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American Dictionary of the English Language

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Stall


STALL, noun [G., to set, that is, to throw down, to thrust down. See Still.]

1. Primarily, a stand; a station; a fixed spot; hence, the stand or place where a horse or an ox is kept and fed; the division of a stable, or the apartment for one horse or ox. The stable contains eight or ten stalls.

2. A stable; a place for cattle.

At last he found a stall where oxen stood.

3. In 1 Kings 4:26 stall is used for horse. Solomon had forty thousand stalls of horses for his chariots. In 2 Chronicles 9:25, stall means stable. Solomon had four thousand stalls for horses and chariots. These passages are reconciled by the definition given above; Solomon had four thousand stables, each containing ten stalls; forty thousand stalls.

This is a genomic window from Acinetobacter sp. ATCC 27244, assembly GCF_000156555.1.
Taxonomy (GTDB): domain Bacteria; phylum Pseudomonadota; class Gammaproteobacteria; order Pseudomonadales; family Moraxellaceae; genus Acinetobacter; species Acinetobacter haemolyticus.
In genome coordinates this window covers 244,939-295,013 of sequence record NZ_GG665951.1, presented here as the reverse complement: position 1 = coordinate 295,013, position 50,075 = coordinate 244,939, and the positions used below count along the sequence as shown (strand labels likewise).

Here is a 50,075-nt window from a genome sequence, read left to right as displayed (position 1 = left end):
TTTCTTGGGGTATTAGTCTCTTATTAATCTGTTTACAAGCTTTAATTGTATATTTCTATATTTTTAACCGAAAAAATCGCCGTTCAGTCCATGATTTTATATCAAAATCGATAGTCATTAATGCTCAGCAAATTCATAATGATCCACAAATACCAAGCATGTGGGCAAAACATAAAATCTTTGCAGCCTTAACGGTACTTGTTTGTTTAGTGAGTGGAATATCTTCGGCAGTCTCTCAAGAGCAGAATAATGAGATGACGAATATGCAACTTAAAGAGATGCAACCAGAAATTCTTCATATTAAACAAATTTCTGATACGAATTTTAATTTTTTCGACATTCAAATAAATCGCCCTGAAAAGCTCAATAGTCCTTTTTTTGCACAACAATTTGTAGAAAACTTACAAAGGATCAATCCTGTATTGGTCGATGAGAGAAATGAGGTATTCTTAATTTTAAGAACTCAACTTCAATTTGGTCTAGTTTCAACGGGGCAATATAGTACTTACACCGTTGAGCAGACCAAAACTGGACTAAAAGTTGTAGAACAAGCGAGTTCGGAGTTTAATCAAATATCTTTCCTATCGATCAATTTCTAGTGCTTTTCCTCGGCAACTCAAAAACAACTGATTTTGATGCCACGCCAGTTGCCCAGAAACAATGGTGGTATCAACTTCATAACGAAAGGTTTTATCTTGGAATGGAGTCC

4. A bench, form or frame of shelves in the open air, where any thing is exposed to sale. It is curious to observe the stalls of books in the boulevards and other public places in Paris.

5. A small house or shed in which an occupation is carried on; as a butchers stall

6. The seat of a dignified clergyman in the choir.

The dignified clergy, out of humility, have called their thrones by the name of stalls. [probably a mistake of the reason.]

STALL, verb transitive

1. To put into a stable; or to keep in a stable; as, to stall an ox.

Where king Latinus then his oxen stalld.

2. To install; to place in an office with the customary formalities. [For this, install is now used.]

3. To set; to fix; to plunge into mire so as not to be able to proceed; as, to stall horses or a carriage. [This phrase I have heard in Virginia. In New England, set is used in a like sense.]

STALL, verb intransitive

1. To dwell; to inhabit.

We could not stall together in the world. [Not in use.]

2. To kennel.

3. To be set, as in mire.

4. To be tired of eating, as cattle.